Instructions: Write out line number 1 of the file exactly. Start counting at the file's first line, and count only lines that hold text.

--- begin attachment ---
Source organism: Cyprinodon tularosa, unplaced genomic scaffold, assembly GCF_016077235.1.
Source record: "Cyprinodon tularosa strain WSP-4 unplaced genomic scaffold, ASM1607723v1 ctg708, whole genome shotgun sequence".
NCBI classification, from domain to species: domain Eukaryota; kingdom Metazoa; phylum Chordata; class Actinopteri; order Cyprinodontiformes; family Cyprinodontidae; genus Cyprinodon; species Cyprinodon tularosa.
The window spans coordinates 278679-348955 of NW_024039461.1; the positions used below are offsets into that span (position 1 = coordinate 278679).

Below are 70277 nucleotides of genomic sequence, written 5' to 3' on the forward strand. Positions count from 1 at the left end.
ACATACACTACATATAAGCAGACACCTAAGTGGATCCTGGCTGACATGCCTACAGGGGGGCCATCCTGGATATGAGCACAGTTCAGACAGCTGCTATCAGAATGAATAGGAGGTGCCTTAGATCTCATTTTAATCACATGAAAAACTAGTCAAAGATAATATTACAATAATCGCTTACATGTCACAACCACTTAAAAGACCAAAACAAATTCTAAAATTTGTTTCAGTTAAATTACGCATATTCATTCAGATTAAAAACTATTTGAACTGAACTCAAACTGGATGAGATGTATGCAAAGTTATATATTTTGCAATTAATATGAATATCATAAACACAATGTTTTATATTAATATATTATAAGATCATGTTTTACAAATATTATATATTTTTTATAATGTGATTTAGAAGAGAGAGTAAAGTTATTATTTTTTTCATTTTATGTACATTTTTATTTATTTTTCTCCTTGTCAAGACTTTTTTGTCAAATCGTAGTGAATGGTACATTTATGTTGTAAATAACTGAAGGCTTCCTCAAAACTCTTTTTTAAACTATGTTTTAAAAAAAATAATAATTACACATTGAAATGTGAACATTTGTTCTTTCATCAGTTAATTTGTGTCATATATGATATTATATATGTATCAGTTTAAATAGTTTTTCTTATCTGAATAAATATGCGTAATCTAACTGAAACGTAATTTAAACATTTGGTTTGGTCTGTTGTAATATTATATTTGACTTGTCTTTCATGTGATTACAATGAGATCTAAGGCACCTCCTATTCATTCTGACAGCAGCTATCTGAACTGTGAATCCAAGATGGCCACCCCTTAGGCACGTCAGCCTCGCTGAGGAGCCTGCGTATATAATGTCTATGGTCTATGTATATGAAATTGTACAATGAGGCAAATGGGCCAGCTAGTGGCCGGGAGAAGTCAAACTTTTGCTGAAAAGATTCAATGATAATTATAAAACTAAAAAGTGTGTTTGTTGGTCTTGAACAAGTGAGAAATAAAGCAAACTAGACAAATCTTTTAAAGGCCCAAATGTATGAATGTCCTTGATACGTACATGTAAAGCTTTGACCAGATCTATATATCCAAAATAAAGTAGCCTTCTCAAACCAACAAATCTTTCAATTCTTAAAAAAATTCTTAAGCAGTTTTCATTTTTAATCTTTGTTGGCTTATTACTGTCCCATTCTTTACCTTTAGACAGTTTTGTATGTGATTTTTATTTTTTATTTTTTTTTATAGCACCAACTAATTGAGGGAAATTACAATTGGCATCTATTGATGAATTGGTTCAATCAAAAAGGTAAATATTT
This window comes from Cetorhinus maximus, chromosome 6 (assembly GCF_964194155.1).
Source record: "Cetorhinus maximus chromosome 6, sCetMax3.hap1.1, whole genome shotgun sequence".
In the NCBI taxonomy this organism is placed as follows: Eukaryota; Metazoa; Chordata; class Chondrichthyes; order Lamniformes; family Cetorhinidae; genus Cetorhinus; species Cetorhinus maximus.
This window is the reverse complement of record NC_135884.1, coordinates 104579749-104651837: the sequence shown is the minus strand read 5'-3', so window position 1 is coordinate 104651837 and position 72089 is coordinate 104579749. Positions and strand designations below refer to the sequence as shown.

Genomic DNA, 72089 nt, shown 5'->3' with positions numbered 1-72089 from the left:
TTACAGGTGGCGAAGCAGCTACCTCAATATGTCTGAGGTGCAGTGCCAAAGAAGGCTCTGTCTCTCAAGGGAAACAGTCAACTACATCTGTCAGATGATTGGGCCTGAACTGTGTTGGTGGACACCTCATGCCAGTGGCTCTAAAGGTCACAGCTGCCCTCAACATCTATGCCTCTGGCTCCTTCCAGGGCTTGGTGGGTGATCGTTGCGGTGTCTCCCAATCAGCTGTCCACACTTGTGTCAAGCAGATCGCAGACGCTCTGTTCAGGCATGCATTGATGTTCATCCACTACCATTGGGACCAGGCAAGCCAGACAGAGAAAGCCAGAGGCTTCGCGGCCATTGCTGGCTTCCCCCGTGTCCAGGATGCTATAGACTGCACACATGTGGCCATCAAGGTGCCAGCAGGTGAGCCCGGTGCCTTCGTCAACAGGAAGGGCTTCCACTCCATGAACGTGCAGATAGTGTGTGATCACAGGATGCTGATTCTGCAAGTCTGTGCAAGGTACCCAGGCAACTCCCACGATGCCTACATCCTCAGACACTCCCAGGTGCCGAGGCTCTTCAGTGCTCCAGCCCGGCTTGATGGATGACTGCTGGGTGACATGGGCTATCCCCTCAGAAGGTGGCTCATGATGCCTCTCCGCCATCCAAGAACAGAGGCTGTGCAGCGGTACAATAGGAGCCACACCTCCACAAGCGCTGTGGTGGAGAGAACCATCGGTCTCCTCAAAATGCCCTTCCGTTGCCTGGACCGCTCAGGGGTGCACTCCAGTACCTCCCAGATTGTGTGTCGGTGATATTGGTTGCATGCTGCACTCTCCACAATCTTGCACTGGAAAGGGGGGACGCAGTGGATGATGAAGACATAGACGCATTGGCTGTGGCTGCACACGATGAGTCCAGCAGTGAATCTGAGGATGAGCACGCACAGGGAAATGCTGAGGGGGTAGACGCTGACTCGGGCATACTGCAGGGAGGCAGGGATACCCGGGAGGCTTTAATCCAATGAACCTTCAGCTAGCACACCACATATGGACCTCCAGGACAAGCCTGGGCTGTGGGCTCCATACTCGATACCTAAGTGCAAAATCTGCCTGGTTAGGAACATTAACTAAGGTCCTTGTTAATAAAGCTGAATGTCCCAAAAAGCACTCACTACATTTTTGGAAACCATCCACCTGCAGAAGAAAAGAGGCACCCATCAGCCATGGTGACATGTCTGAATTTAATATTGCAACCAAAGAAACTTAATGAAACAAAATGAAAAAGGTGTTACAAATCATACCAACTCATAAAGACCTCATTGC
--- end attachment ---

Source organism: Cyprinodon tularosa, unplaced genomic scaffold, assembly GCF_016077235.1.